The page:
The following formulation of the SMT for periodic structures follows , in which scattering from a linear chain of cylinders is analyzed. In the SMT, the fields in each homogenous region are approximated by the fields due to a set of elementary sources, of yet to be determined amplitudes, that is placed outside of each homogeneous region and is used to approximate the fields in that region. To approximate modes that are TE to z, all the sources are magnetic current filaments oriented parallel to the z axis. The fields within the unit cell and outside of the cylinder are approximated by the fields due to magnetic current filaments, of yet to be determined current amplitudes, operating in the unit cell with the cylinder removed and the periodic conditions and radiation conditions enforced. This is shown in Fig. 2. Generally, the filaments are distributed uniformly on curves which are slightly contracted and dilated versions of the media boundary curves. A simple method for generating such curves for arbitrary smooth boundary curves is described in . The fields inside the cylinder are approximated by the fields due to magnetic current filaments operating in a homogeneous, unbounded, obstacle-free medium that has the same material parameters as the cylinder, as shown in Fig. 3.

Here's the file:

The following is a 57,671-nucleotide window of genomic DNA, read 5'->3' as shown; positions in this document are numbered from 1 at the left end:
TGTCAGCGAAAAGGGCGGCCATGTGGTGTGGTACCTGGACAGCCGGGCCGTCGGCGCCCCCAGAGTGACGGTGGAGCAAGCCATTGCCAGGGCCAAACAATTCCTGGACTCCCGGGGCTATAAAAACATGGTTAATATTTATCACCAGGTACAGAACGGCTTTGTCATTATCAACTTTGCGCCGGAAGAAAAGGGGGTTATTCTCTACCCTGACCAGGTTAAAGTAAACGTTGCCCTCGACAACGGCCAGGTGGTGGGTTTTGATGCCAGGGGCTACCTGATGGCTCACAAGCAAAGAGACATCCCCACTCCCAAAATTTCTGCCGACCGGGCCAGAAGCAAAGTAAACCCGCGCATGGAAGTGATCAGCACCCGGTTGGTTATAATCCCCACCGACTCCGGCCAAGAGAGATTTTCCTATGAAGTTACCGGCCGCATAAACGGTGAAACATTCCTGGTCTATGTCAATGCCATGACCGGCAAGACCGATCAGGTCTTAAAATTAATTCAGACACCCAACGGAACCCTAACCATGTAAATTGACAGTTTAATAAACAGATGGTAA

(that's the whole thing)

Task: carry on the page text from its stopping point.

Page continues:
Enforcing the continuity of the field components tangential to the media boundaries at a discrete set of testing points leads to a homogeneous matrix equation
where [Z] is an 2M×2N impedance matrix and K⃗ is a column vector of unknown current amplitudes. Here, M is the number of testing points, which are uniformly distributed on the media boundaries, and enforcing the continuity of the tangential electric and magnetic fields leads to 2M equations. The number of current filaments is 2N, of which there is an equal number inside and outside of the cylinder. To avoid linear dependence of the columns of [Z], as N is increased, the sources should approach the boundary. A simple rule of thumb used in this paper (adapted from [20, pp. 169–170]) is to make the length of the contracted and dilated curves on which the sources are placed equal to 1±2π/N times the length of the boundary curves.